A former Valley Transportation Authority (VTA) parking lot currently serving homeless residents in Mountain View could soon be replaced by as many as 220 affordable apartments, as city officials look to build dense housing for low-income residents on the property.
The city is currently leasing and expects to buy the parking lot at 87 E. Evelyn Ave., with a goal of converting the 2.1-acre site into housing. The location is currently one of three safe parking sites operated by the city, which allows homeless residents living in vehicles to park their cars and RVs on the site.
The safe parking site supports up to 30 oversized vehicles and up to 21 passenger vehicles, making it a significant part of the program, but it was always meant to be temporary. Now the city is looking to take ownership of the lot, for a purchase price to the tune of $13 million, and build anywhere from 160 to 220 units across a five- to eight-story building.
The Mountain View City Council laid out its priorities for the future housing project at its May 10 meeting, drafting a framework to give prospective developers an idea of what the project should look like. Council members largely agreed that the housing should be dense, and that they would be open to going beyond the height limits recommended by staff. Councilwoman Alison Hicks said some nonprofit developers are finding it feasible to build mid-rise buildings of seven stories and taller, and the site's location – in an industrial district far from single-family homes – makes it an appealing place to go for taller buildings.
The council also agreed to maximize the number of units subject to the city's live-work preference, meaning those who live and work in Mountain View will have priority access to the coveted affordable units. The Plan is to include units with a broad range of income eligibility requirements ranging from extremely low income to middle-income households.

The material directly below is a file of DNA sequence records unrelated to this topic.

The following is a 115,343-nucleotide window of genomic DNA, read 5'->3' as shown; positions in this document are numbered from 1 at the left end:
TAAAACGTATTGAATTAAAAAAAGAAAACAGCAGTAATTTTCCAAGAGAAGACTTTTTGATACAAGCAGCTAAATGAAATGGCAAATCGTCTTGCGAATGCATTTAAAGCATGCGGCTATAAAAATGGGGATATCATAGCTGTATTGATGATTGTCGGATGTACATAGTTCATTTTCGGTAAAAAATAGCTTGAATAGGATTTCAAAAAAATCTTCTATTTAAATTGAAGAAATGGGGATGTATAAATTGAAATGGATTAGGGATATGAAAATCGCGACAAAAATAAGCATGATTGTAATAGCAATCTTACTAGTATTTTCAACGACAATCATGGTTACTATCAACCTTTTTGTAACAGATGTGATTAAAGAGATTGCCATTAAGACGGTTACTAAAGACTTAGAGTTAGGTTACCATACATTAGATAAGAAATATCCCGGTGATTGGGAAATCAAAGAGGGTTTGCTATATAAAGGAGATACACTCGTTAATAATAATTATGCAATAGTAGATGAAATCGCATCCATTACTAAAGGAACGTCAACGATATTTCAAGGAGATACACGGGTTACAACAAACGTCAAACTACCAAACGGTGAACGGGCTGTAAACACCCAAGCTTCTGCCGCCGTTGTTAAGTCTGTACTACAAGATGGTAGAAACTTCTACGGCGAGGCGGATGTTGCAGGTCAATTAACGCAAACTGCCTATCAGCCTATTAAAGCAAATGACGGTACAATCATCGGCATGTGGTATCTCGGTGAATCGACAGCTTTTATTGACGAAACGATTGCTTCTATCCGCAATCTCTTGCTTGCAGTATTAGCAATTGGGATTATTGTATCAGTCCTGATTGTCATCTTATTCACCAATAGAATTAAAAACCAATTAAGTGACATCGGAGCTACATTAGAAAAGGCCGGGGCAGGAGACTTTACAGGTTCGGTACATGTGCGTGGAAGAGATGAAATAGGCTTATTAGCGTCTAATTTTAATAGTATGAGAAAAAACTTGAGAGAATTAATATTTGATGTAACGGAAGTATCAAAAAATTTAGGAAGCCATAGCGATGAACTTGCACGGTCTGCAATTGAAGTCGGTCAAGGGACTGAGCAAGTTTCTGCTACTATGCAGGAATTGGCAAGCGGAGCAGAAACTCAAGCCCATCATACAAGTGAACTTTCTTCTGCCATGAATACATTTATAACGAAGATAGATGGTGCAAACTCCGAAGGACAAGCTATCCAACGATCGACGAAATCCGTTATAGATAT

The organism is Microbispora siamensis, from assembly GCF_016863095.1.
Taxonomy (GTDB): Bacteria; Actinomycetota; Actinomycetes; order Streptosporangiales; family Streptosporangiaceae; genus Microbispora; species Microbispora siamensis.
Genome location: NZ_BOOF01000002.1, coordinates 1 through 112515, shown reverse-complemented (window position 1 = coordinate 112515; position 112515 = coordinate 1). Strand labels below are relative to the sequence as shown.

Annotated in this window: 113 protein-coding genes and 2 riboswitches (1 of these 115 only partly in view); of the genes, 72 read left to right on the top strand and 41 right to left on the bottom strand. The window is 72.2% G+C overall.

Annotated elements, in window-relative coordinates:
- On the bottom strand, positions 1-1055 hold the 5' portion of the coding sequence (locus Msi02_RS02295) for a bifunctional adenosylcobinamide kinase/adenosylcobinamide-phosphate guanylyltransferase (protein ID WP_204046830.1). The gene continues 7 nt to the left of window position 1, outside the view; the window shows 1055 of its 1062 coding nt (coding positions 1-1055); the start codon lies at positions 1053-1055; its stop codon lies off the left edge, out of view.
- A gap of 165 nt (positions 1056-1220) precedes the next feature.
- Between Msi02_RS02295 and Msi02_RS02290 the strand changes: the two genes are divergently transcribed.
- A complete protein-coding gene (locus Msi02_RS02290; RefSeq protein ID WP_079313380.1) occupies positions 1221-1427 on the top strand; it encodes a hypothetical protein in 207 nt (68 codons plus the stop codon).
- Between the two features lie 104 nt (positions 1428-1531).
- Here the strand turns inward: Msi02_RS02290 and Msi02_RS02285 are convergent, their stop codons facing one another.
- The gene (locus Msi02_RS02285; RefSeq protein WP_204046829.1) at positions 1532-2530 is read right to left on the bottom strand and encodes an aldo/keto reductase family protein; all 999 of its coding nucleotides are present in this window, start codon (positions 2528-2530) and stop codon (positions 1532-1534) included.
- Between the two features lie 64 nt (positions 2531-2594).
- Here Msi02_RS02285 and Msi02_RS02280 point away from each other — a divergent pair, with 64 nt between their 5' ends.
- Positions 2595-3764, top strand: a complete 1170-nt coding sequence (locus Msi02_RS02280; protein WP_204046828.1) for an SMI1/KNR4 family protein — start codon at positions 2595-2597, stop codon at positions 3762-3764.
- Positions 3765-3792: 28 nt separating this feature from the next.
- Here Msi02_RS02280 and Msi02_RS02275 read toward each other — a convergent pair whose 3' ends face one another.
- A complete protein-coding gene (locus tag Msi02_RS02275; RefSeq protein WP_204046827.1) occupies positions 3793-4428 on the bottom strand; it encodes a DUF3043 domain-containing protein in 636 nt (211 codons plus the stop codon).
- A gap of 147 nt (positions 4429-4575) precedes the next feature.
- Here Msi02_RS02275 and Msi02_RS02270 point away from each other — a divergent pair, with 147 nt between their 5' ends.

In March, the nonprofit Charities Housing announced that it was purchasing two properties along Evelyn Avenue for development into affordable housing, both of which form a triangle-shaped lot right next door to the VTA parking lot. Charities is seeking to build around 160 units, leveraging cash from Santa Clara County's Measure A bond to pay for construction.
City Council members agreed that the two projects should be strongly coordinated, potentially even under the same planning process, and that any contract with a developer to build on the city-owned lot should require collaboration with Charities Housing. Mountain View is required to go through a competitive bidding process, however, and cannot simply award a contract to Charities to do a combined development, according to the city's legal staff.
The council was split on how much parking ought to be included, and whether to set defined parking requirements. Hicks said the initial ask of developers should have no minimum requirements, and that the number of spaces should be based on future traffic demand management (TDM) measures and a careful look at the lower parking demand typical of affordable housing projects.
But Councilwoman Lisa Matichak warned that parking on nearby streets like Pioneer Way is already constrained, and that nearby businesses are already concerned about spillover parking that could deter customers. She said she was wary of any standards that involve fewer than one parking space per unit.
"If someone is proposing less than one, I would want a parking study," she said. "Without that I think it has to be at least one per unit in addition to a robust TDM program."
Councilwoman Margaret Abe-Koga took a similar stance, and said it's unrealistic to assume people are going to walk and bike to neighborhood amenities or Landels Elementary School.
But ratcheting up parking requirements to at least one space per unit also fell short of majority support, with the council instead falling back on a recommendation by staff to build between 0.5 to 0.75 parking spaces per unit.
As it stands, the city is still using the VTA site on a long-term lease with VTA, which stipulates that the safe parking operations must shut down by the end of 2024. But once the city purchases and owns the parking lot, it can extend that timeline indefinitely until construction of affordable housing begins. City officials told council members that they would take measures to ensure those living in vehicles on the VTA lot will have an "appropriate pathway" to affordable housing, with a goal of avoiding displacement once the safe parking shuts down.